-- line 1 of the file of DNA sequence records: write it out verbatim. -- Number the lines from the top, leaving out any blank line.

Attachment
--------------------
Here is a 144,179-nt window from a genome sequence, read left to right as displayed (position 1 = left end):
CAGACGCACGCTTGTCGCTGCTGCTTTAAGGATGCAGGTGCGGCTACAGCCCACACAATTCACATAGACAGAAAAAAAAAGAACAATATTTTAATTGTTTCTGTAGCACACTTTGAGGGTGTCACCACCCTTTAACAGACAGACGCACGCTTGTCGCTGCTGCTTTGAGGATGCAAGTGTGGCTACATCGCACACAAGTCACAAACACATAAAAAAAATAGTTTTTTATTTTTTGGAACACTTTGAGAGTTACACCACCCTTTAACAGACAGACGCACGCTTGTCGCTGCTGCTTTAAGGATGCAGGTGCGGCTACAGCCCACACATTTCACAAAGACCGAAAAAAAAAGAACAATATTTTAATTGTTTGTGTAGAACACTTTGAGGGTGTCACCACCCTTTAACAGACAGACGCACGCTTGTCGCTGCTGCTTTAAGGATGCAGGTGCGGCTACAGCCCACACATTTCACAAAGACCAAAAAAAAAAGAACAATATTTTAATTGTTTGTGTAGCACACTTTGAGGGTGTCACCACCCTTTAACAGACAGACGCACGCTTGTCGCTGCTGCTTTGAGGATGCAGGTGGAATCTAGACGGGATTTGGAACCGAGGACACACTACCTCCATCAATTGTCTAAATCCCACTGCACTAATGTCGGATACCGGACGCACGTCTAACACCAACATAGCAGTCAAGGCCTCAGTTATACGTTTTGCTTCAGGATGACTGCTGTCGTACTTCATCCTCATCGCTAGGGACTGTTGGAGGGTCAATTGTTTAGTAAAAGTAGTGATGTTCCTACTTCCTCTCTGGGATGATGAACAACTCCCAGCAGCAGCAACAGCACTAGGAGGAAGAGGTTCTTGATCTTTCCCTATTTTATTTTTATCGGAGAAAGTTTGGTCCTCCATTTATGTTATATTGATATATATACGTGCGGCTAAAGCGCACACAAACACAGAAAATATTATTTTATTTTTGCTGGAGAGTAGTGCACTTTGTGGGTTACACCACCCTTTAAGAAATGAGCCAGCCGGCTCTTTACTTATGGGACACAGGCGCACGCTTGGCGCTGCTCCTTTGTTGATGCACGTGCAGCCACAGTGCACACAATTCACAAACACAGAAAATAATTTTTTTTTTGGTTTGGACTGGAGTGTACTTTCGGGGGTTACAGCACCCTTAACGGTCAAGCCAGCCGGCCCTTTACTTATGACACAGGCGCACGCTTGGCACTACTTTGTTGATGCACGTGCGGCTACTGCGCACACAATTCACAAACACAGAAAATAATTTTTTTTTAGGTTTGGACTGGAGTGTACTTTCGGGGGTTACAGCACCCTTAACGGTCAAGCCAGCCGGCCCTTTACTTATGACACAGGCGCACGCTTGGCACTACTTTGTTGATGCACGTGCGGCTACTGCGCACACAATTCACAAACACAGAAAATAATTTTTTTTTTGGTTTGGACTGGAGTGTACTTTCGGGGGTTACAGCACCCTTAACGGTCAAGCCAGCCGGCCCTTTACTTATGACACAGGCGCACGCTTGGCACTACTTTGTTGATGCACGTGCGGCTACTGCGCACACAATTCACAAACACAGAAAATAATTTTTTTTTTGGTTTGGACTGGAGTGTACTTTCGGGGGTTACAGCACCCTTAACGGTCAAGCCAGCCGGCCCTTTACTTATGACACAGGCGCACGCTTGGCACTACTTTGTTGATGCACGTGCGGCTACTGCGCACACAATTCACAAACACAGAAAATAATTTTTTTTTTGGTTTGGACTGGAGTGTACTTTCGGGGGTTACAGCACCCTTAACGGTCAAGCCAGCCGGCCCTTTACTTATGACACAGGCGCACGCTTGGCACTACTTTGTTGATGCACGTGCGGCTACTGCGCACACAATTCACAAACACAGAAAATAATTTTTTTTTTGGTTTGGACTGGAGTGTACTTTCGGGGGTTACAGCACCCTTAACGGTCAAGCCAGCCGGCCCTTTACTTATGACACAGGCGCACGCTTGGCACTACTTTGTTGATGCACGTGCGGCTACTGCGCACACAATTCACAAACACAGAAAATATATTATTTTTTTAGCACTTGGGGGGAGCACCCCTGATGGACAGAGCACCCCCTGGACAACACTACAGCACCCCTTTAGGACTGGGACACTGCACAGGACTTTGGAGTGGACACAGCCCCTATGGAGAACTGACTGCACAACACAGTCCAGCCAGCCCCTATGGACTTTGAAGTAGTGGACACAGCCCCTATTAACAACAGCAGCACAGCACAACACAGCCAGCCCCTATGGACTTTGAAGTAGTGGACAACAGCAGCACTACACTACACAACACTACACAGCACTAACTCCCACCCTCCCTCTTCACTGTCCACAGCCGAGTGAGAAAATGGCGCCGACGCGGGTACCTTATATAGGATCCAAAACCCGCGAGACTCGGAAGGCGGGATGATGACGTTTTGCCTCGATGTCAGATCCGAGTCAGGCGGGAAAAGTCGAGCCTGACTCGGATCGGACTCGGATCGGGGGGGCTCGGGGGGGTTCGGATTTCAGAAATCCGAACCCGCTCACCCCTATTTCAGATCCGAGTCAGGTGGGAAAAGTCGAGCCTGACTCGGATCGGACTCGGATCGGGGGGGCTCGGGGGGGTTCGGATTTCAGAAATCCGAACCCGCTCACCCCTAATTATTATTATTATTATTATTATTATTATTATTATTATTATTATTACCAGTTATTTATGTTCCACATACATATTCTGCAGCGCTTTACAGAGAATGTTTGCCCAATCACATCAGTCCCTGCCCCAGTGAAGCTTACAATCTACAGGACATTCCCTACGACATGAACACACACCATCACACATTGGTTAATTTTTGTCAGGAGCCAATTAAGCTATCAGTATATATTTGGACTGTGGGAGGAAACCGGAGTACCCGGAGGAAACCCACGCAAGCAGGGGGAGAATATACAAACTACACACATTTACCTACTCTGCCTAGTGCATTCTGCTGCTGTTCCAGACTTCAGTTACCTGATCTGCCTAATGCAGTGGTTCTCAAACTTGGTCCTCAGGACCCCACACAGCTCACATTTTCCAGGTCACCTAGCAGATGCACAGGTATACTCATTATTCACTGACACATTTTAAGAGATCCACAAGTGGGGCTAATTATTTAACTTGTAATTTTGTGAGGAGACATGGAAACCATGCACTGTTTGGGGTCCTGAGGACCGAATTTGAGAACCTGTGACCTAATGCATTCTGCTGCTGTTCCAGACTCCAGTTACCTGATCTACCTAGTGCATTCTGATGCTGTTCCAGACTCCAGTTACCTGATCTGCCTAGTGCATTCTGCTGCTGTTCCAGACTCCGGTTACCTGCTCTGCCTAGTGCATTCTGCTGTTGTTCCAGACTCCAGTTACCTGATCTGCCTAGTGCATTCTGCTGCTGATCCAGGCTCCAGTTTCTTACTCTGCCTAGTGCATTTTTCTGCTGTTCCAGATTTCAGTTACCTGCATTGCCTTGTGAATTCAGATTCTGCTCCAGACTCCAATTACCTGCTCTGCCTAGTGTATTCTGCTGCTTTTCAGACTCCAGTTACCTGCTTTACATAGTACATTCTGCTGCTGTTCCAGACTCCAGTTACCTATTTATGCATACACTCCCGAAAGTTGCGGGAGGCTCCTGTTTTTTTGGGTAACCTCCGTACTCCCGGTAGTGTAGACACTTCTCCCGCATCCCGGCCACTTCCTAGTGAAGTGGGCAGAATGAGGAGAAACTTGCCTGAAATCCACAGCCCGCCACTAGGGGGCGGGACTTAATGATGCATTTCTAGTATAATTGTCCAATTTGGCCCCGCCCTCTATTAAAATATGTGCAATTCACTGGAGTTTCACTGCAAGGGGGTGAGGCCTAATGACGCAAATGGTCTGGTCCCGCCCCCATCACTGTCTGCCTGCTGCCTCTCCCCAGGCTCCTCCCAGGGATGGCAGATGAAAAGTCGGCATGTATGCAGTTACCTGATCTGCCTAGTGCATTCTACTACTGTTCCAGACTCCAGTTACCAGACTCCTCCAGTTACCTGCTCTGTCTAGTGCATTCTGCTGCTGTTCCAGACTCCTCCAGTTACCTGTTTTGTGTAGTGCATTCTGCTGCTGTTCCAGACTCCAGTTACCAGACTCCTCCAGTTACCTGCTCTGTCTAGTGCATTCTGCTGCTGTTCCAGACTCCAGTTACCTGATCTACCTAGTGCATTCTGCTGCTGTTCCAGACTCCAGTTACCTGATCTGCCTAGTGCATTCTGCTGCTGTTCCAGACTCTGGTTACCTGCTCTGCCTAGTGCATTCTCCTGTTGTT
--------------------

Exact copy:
Here is a 144,179-nt window from a genome sequence, read left to right as displayed (position 1 = left end):